‘Moment Of Silence’ Law May Return
UPDATED 01/14/11 12:56 p.m.
SPRINGFIELD, Ill. (CBS) — An Illinois law requiring a daily moment of silence in public schools may be set to make a comeback after being blocked for two years.
State Education Supt. Christopher Koch has notified school districts that a federal injunction barring the moment of silence could be lifted in the next few days. School superintendents are reviewing policies in preparation.
“We’ve alerted our 868 school districts that the order was lifted, and we gave them some brief information on it,” said Illinois State Board of Education spokeswoman Mary Fergus.
Meanwhile, the activist who campaigned to have the law blocked two years ago now hopes to see it repealed altogether.
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Illinois legislators approved the Silent Reflection and Student Prayer Act in October 2007. At the time, state Rep. Will Davis (D-Homewood) said the requirement would simply give students an opportunity to settle down and reflect on the day’s events before buckling down to study.
But critics said the proposal could be used to coerce religious activity, in violation of federal law. The 1962 U.S. Supreme Court decision Engel v. Vitale ruled that mandatory school prayer violates the Constitutional separation of church and state.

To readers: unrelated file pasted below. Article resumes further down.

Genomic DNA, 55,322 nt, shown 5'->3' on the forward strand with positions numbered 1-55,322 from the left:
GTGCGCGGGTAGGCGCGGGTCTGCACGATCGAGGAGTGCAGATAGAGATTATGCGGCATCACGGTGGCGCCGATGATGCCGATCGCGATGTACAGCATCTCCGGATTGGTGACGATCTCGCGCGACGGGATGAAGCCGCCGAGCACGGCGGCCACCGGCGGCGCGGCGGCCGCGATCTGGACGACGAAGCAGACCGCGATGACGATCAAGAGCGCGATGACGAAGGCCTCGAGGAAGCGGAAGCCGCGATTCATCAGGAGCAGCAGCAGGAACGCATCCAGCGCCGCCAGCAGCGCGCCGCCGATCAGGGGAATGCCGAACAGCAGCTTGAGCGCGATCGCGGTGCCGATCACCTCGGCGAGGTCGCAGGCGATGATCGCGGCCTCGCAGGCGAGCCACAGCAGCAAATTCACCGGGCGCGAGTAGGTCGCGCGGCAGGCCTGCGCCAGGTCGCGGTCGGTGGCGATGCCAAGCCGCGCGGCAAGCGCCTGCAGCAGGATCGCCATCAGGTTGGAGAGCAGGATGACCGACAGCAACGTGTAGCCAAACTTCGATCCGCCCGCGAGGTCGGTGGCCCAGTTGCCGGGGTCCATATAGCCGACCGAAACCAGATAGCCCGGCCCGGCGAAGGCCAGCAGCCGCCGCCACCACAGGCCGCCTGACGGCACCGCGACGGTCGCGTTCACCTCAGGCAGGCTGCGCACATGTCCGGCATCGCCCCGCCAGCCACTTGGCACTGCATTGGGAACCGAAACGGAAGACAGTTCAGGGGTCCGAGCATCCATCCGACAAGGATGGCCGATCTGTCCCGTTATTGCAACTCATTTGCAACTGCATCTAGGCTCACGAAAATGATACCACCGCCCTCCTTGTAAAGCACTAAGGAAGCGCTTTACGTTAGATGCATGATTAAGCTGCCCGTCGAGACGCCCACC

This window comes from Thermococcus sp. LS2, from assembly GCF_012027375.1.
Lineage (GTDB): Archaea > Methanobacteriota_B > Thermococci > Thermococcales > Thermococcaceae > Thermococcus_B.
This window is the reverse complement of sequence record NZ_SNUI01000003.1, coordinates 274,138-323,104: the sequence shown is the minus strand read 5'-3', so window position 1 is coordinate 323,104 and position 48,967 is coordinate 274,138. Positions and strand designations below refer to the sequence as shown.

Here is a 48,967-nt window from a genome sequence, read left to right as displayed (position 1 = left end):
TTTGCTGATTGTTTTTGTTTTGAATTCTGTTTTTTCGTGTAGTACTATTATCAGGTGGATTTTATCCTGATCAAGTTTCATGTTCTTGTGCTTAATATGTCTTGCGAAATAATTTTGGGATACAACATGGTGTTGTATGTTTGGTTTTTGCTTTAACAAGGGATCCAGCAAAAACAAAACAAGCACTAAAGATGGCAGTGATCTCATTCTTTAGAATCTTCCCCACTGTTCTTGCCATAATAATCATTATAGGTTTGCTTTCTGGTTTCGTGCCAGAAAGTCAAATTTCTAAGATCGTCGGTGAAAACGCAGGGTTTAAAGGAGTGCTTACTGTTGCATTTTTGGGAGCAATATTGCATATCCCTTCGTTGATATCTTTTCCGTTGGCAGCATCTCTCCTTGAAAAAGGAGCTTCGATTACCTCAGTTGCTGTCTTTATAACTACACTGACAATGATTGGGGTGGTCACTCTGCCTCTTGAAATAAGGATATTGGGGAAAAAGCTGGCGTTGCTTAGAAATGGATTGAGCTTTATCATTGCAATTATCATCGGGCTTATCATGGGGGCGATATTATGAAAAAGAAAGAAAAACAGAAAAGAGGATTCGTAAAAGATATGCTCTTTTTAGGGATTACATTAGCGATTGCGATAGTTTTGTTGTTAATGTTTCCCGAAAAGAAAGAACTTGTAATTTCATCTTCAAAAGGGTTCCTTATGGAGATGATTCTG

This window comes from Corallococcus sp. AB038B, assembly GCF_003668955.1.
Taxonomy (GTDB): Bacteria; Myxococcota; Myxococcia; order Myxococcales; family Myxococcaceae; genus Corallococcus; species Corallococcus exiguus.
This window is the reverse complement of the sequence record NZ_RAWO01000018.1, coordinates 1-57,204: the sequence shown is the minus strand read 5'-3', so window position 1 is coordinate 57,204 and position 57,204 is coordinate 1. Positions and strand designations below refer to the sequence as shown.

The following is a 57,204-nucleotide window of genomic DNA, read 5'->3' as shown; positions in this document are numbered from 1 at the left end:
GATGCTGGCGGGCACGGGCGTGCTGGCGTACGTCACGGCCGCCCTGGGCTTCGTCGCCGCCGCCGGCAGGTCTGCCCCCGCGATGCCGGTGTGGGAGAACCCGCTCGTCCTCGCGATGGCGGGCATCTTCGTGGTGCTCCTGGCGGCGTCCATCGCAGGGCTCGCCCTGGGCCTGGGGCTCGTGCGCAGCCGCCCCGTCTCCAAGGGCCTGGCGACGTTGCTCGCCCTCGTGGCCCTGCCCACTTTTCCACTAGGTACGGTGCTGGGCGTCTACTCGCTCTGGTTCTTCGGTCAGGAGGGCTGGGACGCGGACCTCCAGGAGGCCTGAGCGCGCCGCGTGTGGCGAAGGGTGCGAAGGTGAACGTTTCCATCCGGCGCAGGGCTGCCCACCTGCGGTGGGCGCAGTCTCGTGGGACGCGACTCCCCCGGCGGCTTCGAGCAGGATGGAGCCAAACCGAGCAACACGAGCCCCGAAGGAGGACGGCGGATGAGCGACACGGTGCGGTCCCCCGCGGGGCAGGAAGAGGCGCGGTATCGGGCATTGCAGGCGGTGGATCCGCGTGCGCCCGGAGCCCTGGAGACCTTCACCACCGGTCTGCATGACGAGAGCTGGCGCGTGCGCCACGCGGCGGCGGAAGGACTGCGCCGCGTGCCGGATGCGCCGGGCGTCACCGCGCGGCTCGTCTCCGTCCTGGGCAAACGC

The law was challenged in court by Rob Sherman, a political activist and outspoken atheist, and his daughter Dawn, a student at Buffalo Grove High School in the northwest suburbs.
U.S. District Judge Robert Gettleman overturned the law in 2009, but a federal appeals court ruled the law is constitutional because it doesn’t specify prayer. It is now up to Gettleman to lift the injunction.
Sherman is now looking for a state legislator to sponsor a bill that would repeal the Silent Reflection and Student Prayer Act. Sherman calls two judges on the U.S. 7th Circuit Court of Appeals “right wing extremists” and maintains that the law is unconstitutional.
On his website, Sherman also argues that not only does the law violate the U.S. Constitution, it also fails to serve its intended purpose.
“Nobody prays, thinks about God or even silently reflects during the period of silence,” he wrote. “Everybody just stands around, wasting time, doing nothing.”
Sherman says “time is ripe” to pass a bill that would repeal the law.
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